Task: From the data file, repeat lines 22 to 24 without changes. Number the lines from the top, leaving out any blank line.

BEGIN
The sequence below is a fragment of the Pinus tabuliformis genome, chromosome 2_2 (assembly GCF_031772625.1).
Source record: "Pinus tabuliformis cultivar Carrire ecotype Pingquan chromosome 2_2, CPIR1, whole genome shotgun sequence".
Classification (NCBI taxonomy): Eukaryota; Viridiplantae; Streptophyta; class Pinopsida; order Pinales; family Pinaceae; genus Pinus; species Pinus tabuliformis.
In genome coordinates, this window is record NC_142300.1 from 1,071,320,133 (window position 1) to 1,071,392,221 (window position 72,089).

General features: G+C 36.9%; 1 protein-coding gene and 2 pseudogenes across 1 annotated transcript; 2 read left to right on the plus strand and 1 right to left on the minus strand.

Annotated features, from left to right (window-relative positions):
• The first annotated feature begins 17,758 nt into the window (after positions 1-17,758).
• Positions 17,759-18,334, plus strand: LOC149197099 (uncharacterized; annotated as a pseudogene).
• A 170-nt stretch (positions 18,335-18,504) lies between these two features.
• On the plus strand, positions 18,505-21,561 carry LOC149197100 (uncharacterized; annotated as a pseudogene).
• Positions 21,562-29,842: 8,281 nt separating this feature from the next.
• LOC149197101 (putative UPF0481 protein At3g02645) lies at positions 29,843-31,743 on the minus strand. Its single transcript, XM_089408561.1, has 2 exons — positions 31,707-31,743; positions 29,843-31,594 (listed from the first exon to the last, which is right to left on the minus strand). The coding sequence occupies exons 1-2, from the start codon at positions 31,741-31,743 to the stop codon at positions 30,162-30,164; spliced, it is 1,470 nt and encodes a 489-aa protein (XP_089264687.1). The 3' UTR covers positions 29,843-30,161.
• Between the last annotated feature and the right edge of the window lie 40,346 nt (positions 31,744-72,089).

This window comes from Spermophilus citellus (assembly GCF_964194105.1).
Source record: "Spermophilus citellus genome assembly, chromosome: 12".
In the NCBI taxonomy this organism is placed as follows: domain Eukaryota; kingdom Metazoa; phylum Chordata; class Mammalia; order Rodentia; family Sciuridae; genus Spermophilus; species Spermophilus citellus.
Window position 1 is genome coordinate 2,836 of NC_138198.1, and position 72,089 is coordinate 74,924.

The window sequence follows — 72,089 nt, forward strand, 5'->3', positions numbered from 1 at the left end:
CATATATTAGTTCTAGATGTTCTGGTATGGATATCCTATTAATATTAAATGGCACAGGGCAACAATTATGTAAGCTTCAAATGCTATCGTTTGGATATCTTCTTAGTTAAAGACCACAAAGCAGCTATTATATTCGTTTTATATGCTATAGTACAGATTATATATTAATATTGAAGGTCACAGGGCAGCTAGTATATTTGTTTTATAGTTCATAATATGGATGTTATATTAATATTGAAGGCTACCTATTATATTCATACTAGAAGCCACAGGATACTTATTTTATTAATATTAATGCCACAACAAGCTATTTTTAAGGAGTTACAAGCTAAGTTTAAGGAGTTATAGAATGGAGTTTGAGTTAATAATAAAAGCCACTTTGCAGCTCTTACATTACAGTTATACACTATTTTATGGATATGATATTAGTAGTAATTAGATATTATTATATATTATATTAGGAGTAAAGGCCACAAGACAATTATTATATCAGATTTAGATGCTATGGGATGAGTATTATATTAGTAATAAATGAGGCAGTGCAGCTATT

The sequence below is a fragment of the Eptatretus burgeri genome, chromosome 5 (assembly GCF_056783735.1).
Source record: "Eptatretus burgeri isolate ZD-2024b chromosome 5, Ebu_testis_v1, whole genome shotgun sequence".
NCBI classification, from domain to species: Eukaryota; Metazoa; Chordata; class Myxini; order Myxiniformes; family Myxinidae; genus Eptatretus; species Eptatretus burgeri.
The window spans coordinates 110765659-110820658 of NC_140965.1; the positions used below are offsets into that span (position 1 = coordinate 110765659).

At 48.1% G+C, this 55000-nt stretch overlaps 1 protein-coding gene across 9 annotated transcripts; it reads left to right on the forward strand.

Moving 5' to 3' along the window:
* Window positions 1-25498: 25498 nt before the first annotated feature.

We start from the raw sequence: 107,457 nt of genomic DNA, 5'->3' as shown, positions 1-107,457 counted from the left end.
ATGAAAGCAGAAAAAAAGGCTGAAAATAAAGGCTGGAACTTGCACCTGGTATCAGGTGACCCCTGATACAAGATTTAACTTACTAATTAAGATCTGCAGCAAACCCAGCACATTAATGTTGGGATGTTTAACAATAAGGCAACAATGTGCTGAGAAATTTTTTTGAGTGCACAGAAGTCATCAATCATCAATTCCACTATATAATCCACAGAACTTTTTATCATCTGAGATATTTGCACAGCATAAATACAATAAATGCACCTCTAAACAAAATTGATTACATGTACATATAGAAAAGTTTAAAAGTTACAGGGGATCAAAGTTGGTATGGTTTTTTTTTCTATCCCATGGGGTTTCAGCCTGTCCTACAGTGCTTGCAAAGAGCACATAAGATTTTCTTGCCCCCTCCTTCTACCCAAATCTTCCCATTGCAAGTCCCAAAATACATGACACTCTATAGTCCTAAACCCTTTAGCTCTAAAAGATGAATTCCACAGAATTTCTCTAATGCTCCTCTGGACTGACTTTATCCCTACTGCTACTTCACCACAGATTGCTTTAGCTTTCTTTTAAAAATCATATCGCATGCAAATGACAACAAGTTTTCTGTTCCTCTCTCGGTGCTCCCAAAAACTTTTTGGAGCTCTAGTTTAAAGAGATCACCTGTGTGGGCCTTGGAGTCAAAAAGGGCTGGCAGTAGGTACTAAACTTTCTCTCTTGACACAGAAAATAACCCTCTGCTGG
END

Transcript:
NCBI classification, from domain to species: Eukaryota; Metazoa; Chordata; class Myxini; order Myxiniformes; family Myxinidae; genus Eptatretus; species Eptatretus burgeri.
The window spans coordinates 110765659-110820658 of NC_140965.1; the positions used below are offsets into that span (position 1 = coordinate 110765659).

At 48.1% G+C, this 55000-nt stretch overlaps 1 protein-coding gene across 9 annotated transcripts; it reads left to right on the forward strand.